When I was a child, we were told that we should eat low fat margarine, not butter and low fat yogurt not full fat. These ’pretend’ foods were the new heroes, while the natural alternatives were vilified as being artery clogging monsters.
Most people now know that a diet rich in natural unprocessed foods is the best path to follow, and animal fats in moderation, are not as bad for our health as they were once thought to be. In fact plant derived fats and oils are positively good for us.
It’s interesting where all this misinformation came from in the first place. Was it just to increase sales of processed food, thus lining the pockets of CEO of big companies?
Take breakfast cereal. Who on earth thought about manufacturing them? Mr Kelloggs perhaps? Before it was invented, we ate real food, then we were told that we should eat sugary carbohydrates with milk on top, first thing in the morning. Two of my least favourite things. I’m surprised any of us survived childhood without type 1 diabetes, after developing that extreme Coco Pops habit!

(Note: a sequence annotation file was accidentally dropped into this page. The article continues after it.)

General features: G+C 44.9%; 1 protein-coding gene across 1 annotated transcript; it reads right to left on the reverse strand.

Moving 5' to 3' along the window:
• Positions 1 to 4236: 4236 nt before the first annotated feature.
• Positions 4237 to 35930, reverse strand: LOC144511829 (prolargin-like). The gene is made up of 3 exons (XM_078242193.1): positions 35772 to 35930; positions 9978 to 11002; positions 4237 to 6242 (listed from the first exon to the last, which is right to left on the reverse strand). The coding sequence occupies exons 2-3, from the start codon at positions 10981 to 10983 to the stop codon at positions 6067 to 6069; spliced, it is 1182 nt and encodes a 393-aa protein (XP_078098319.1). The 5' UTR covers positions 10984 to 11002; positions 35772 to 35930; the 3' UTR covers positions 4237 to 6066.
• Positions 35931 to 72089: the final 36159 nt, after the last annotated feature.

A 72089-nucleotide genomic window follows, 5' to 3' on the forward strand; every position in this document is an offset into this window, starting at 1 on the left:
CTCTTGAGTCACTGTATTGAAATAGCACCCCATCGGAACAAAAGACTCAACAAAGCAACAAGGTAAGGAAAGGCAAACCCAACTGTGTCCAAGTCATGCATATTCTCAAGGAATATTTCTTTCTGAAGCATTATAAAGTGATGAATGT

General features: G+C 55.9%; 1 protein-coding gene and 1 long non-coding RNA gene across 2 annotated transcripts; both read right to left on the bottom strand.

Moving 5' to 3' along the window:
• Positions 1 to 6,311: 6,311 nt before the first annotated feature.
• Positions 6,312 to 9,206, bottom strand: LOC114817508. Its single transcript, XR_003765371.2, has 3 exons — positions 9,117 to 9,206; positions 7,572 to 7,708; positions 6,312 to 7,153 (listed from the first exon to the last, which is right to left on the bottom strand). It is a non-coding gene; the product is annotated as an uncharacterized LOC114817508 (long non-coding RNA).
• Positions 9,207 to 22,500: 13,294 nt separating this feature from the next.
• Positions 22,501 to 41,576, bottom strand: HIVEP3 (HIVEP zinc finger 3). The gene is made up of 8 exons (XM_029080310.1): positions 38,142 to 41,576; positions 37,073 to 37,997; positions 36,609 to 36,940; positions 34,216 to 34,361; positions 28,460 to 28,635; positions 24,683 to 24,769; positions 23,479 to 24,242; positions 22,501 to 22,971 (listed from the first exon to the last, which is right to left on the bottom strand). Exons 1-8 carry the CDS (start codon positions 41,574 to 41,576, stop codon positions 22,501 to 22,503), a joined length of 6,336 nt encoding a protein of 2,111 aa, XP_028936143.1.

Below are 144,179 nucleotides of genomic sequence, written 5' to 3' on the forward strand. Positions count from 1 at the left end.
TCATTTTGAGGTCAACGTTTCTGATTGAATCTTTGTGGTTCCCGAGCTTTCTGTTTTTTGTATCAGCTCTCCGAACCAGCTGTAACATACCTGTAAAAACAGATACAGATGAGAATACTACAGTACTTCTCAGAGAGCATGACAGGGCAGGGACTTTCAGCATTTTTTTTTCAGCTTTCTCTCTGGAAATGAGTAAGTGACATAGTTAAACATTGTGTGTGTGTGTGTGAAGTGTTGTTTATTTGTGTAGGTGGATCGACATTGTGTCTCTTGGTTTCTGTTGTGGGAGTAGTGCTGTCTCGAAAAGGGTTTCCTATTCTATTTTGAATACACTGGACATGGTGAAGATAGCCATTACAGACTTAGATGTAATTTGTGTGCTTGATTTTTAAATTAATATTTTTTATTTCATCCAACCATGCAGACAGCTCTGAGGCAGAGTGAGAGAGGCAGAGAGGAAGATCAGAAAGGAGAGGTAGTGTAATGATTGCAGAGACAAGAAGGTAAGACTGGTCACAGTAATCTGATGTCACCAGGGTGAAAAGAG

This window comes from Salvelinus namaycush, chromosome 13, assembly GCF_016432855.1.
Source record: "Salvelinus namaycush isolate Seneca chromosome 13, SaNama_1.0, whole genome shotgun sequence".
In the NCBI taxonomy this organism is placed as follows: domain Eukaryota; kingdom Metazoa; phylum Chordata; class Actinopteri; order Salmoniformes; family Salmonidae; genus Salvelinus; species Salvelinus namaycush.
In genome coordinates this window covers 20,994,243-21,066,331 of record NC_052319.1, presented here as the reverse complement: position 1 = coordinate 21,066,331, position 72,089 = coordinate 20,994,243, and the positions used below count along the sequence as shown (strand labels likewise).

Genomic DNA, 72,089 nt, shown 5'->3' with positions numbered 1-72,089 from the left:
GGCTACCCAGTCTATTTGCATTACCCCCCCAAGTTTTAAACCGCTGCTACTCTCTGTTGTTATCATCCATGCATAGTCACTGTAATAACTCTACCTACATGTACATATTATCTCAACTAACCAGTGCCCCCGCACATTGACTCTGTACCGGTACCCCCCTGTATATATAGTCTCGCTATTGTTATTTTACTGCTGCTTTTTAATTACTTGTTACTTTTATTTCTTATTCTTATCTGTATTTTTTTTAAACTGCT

Anyway enough about the past, what do we know now, that can make important changes to your life today:
1. Carbs are not the enemy
We need them for energy, some people need more, some less, but without them our muscles just don’t recover as well, especially after exercise. You can conduct scientific tests (available at EPT) to establish exactly how many you need or you can go with trial and error.
2. There are not as many nutrients in our food as there used to be
Back when we were evolving tens of thousands of years ago, the food we ate was more nutrient dense, free range and we did a lot more and wore less clothes. A couple of areas that modern man needs help in are Omegas (specifically EPA and DHA) and Vitamin D. Most people need to take supplements, but again you can test to find your exact level of supplementation for you.
3. Your overall health is directly linked to your gut health
Having a balanced microbiome, can ensure that you don’t suffer from a number of diseases; colon cancer, Crohn’s disease, colitis, diabetes and obesity have all been shown to have links with gut bacteria. Increase your probiotic consumption as a baseline, but we can test your GI tract for a variety of conditions too.